0
Correspondence |

Posterior Consolidation: An Important Clue for Differentiating ARDS From Cardiogenic Pulmonary Edema FREE TO VIEW

Li-Ta Keng, MD
Author and Funding Information

FINANCIAL/NONFINANCIAL DISCLOSURES: None declared.

CORRESPONDENCE TO: Li-Ta Keng, MD, Department of Internal Medicine, National Taiwan University Hospital Hsin-Chu Branch, No. 25, Ln 442, Sec 1, Jingguo Rd, Hsinchu City 30059, Taiwan


Copyright 2016, American College of Chest Physicians. All Rights Reserved.


Chest. 2016;149(4):1108-1109. doi:10.1016/j.chest.2015.10.083
Text Size: A A A
Published online

I read with interest the study by Sekiguchi et al in a recent issue of CHEST (October 2015) that focused on combined cardiac and lung ultrasound to evaluate the etiology of acute hypoxic respiratory failure. The authors reported good diagnostic utility in differentiating ARDS from cardiogenic pulmonary edema (CPE) by evaluating the amount of left pleural effusion, the severity of left ventricular dysfunction, and the diameter of the inferior vena cava. In the Supplemental Materials section of the online article, the authors describe that both C (consolidative)-pattern and pleural effusion were assessed in examination point 5 (posterolateral zone of the lung), but only data regarding pleural effusion were reported in e-Table 1. Whether posterior consolidation exists may be important in differentiating ARDS from CPE. Copetti et al identified consolidation by using lung ultrasound in 83% of patients with ARDS but in no patients with CPE. In contrast, posterior consolidation and/or atelectasis have been known to be a classic finding in ARDS, documented by using CT scan results. In a study evaluating lung ultrasound for the assessment of lung recruitment in patients with ARDS, Bouhemad et al also reported that consolidation was the predominant ultrasound pattern in the lower part of the posterior thoracic region. Could Sekiguchi et al provide the detailed information about the ultrasound pattern in examination point 5, especially the consolidation pattern?

References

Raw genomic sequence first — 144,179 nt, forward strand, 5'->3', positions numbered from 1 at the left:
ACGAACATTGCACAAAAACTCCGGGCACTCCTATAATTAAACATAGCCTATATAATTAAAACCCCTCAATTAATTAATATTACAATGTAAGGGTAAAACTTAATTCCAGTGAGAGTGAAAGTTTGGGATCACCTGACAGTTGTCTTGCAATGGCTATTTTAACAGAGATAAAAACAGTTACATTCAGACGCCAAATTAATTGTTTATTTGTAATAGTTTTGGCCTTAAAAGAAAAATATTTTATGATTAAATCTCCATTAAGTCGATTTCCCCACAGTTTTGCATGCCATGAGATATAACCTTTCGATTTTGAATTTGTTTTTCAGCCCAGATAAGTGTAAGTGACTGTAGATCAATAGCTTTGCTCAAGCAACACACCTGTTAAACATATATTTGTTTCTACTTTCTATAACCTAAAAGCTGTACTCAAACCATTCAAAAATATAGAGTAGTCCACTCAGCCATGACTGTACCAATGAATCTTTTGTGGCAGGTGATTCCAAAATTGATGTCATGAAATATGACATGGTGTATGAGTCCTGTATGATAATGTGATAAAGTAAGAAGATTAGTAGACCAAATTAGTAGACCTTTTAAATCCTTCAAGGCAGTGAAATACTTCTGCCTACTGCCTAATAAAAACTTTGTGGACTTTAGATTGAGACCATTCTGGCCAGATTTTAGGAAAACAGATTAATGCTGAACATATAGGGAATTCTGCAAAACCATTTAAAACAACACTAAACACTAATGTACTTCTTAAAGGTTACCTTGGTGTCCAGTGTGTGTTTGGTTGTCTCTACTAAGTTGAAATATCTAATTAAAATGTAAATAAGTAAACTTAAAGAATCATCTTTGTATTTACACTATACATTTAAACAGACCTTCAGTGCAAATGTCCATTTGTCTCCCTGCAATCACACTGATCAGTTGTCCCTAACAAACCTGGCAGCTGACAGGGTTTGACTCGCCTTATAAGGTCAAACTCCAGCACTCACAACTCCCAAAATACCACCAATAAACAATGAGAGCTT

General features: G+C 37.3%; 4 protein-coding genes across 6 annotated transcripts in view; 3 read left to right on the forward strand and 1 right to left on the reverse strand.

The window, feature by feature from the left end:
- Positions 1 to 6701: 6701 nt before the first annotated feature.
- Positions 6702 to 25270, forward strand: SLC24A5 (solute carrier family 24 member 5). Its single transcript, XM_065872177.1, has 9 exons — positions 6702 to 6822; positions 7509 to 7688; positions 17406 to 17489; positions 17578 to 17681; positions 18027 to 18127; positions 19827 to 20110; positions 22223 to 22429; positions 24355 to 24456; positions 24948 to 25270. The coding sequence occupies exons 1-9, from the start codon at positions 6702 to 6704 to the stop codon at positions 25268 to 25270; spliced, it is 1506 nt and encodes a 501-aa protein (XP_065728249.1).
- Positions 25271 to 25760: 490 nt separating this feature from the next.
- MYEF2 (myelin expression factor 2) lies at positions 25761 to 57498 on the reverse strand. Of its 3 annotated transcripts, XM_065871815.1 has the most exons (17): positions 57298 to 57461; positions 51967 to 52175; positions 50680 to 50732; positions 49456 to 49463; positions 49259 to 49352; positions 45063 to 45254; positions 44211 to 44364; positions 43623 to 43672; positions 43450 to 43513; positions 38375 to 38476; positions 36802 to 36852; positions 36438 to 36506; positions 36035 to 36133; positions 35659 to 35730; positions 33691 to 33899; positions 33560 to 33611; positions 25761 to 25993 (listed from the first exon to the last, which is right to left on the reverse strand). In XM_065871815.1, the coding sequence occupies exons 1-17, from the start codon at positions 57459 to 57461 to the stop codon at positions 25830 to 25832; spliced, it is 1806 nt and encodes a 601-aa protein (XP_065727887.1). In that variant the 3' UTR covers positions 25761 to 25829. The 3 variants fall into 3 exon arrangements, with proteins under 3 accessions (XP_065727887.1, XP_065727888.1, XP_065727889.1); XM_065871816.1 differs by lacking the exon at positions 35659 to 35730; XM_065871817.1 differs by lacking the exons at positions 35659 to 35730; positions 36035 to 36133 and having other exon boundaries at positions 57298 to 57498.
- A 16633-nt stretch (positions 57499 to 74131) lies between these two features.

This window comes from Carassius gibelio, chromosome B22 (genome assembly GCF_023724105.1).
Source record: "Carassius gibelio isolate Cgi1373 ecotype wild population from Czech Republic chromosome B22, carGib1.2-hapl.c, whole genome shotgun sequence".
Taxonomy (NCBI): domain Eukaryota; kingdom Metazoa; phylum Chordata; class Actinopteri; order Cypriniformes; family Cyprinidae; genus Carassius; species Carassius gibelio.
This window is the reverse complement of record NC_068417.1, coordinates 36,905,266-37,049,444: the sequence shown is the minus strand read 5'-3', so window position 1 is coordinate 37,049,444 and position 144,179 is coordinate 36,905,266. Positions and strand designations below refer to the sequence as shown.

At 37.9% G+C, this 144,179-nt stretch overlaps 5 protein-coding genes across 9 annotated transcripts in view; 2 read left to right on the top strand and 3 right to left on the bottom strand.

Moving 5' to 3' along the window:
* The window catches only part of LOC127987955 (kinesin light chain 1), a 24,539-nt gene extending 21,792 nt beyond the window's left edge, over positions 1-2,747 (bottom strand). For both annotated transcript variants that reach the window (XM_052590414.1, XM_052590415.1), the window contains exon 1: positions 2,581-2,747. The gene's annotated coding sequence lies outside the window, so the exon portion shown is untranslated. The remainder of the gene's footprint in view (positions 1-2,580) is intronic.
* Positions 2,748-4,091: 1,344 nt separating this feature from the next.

Sekiguchi H. .Schenck L.A. .Horie R. .et al Critical care ultrasonography differentiates ARDS, pulmonary edema, and other causes in the early course of acute hypoxemic respiratory failure. Chest. 2015;148:912-918 [PubMed]journal. [CrossRef] [PubMed]
 
Copetti R. .Soldati G. .Copetti P. . Chest sonography: a useful tool to differentiate acute cardiogenic pulmonary edema from acute respiratory distress syndrome. Cardiovasc Ultrasound. 2008;6:16- [PubMed]journal. [CrossRef] [PubMed]
 
Gattinoni L. .Caironi P. .Cressoni M. .et al Lung recruitment in patients with the acute respiratory distress syndrome. N Engl J Med. 2006;354:1775-1786 [PubMed]journal. [CrossRef] [PubMed]
 
Bouhemad B. .Brisson H. .Le-Guen M. .Arbelot C. .Lu Q. .Rouby J.J. . Bedside ultrasound assessment of positive end-expiratory pressure-induced lung recruitment. Am J Respir Crit Care Med. 2011;183:341-347 [PubMed]journal. [CrossRef] [PubMed]
 

Figures

Tables

References

Sekiguchi H. .Schenck L.A. .Horie R. .et al Critical care ultrasonography differentiates ARDS, pulmonary edema, and other causes in the early course of acute hypoxemic respiratory failure. Chest. 2015;148:912-918 [PubMed]journal. [CrossRef] [PubMed]
 
Copetti R. .Soldati G. .Copetti P. . Chest sonography: a useful tool to differentiate acute cardiogenic pulmonary edema from acute respiratory distress syndrome. Cardiovasc Ultrasound. 2008;6:16- [PubMed]journal. [CrossRef] [PubMed]
 
Gattinoni L. .Caironi P. .Cressoni M. .et al Lung recruitment in patients with the acute respiratory distress syndrome. N Engl J Med. 2006;354:1775-1786 [PubMed]journal. [CrossRef] [PubMed]
 
Bouhemad B. .Brisson H. .Le-Guen M. .Arbelot C. .Lu Q. .Rouby J.J. . Bedside ultrasound assessment of positive end-expiratory pressure-induced lung recruitment. Am J Respir Crit Care Med. 2011;183:341-347 [PubMed]journal. [CrossRef] [PubMed]
 
NOTE:
Citing articles are presented as examples only. In non-demo SCM6 implementation, integration with CrossRef’s "Cited By" API will populate this tab (http://www.crossref.org/citedby.html).

Some tools below are only available to our subscribers or users with an online account.

Related Content

Customize your page view by dragging & repositioning the boxes below.

Find Similar Articles
  • CHEST Journal
    Print ISSN: 0012-3692
    Online ISSN: 1931-3543